x Abu Dhabi, UAEMonday 24 July 2017

Hindus take to the Ganges 'to wash away lifetimes of sins'

Once every 12 years, tens of millions of pilgrims stream to Allahabad from across India for the Maha Kumbh Mela, or Grand Pitcher Festival, at the point where the Ganges and Yamuna rivers meet a third, mythical river.

A Hindu holy man bathes at Sangam, the confluence of the rivers Ganges, Yamuna and mythical Saraswati, at the start of the Maha Kumbh Mela in Allahabad, India, on Monday. Kevin Frayer / AP Photo
A Hindu holy man bathes at Sangam, the confluence of the rivers Ganges, Yamuna and mythical Saraswati, at the start of the Maha Kumbh Mela in Allahabad, India, on Monday. Kevin Frayer / AP Photo

ALLAHABAD, INDIA // Upwards of a million elated Hindu holy men and pilgrims took a bracing plunge in India's sacred Ganges river to wash away lifetimes of sins today, in a raucous start to an ever-growing religious gathering that is already the world's largest.

Once every 12 years, tens of millions of pilgrims stream to the small northern city of Allahabad from across India for the Maha Kumbh Mela, or Grand Pitcher Festival, at the point where the Ganges and Yamuna rivers meet a third, mythical river.

Officials believe that over the next two months as many as 100 million people will pass through the temporary city that covers an area larger than Athens on a wide sandy river bank. That would make it larger even than previous festivals.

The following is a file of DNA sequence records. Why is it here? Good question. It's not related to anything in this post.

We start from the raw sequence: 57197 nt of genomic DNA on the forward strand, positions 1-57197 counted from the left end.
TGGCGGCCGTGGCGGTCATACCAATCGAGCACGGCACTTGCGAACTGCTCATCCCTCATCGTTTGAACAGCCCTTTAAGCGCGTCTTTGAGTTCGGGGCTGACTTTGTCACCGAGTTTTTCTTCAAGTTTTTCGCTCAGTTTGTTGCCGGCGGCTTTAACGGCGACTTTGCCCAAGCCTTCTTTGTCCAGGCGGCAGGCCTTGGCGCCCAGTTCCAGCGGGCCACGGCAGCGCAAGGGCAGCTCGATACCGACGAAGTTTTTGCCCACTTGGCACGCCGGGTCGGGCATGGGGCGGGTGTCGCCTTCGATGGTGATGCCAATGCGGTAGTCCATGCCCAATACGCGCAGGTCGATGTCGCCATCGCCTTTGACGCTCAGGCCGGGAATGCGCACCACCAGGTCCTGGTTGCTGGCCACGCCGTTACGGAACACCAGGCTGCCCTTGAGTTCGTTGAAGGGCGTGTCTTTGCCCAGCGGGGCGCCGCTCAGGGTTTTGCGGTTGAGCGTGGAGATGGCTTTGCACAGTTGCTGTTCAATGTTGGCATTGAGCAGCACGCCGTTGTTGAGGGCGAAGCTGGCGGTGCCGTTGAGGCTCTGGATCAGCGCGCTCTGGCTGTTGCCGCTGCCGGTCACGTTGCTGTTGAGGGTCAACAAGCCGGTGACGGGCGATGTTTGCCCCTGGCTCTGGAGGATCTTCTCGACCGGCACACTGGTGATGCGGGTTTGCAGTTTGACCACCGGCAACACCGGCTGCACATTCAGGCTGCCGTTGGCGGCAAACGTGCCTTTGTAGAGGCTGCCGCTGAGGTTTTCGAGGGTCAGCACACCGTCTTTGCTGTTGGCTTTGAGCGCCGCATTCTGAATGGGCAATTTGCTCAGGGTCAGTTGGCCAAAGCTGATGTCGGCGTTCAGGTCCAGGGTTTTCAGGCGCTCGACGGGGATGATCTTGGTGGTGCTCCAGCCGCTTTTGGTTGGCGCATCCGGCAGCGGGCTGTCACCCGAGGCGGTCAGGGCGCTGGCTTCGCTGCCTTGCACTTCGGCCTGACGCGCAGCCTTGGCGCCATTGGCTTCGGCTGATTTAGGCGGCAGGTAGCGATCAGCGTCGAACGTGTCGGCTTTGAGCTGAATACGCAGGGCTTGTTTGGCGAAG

After a slow start, police chief Alok Sharma said 1.5 million people had gathered by 8am, with more on their way.

Two dreadlocked men riding horses emerged from thick camp smoke before dawn, followed by a crowd of ash-smeared and naked holy men, or sadhus, one incongruously wearing a suit jacket. At exactly five minutes past six, they yelled and dashed dancing into the river.

That the ancient festival grows in size each time it is held partly reflects India's expanding population, but is also seen as evidence that spiritual life is thriving alongside the new-found affluence of a growing middle class.

The ritual "Royal Bath" was timed to match an auspicious planetary alignment, when believers say spiritual energy flows to earth.

"I wash away all my sins, from this life and before," said wandering ascetic Swami Shankranand Saraswati, 77, shivering naked in the cold. He said he gave up a career as a senior civil servant 40 years ago to become a holy man, travelled on foot and for decades ate only nuts and fruit.

The festival has its roots in a Hindu tradition that says the god Vishnu wrested from demons a golden pot containing the nectar of immortality.

In a 12-day fight for possession, four drops fell to earth, in the cities of Allahabad, Haridwar, Ujain and Nasik. Every three years a Kumbh Mela is held at one of these spots, with the festival at Allahabad the holiest of them all.

* Reuters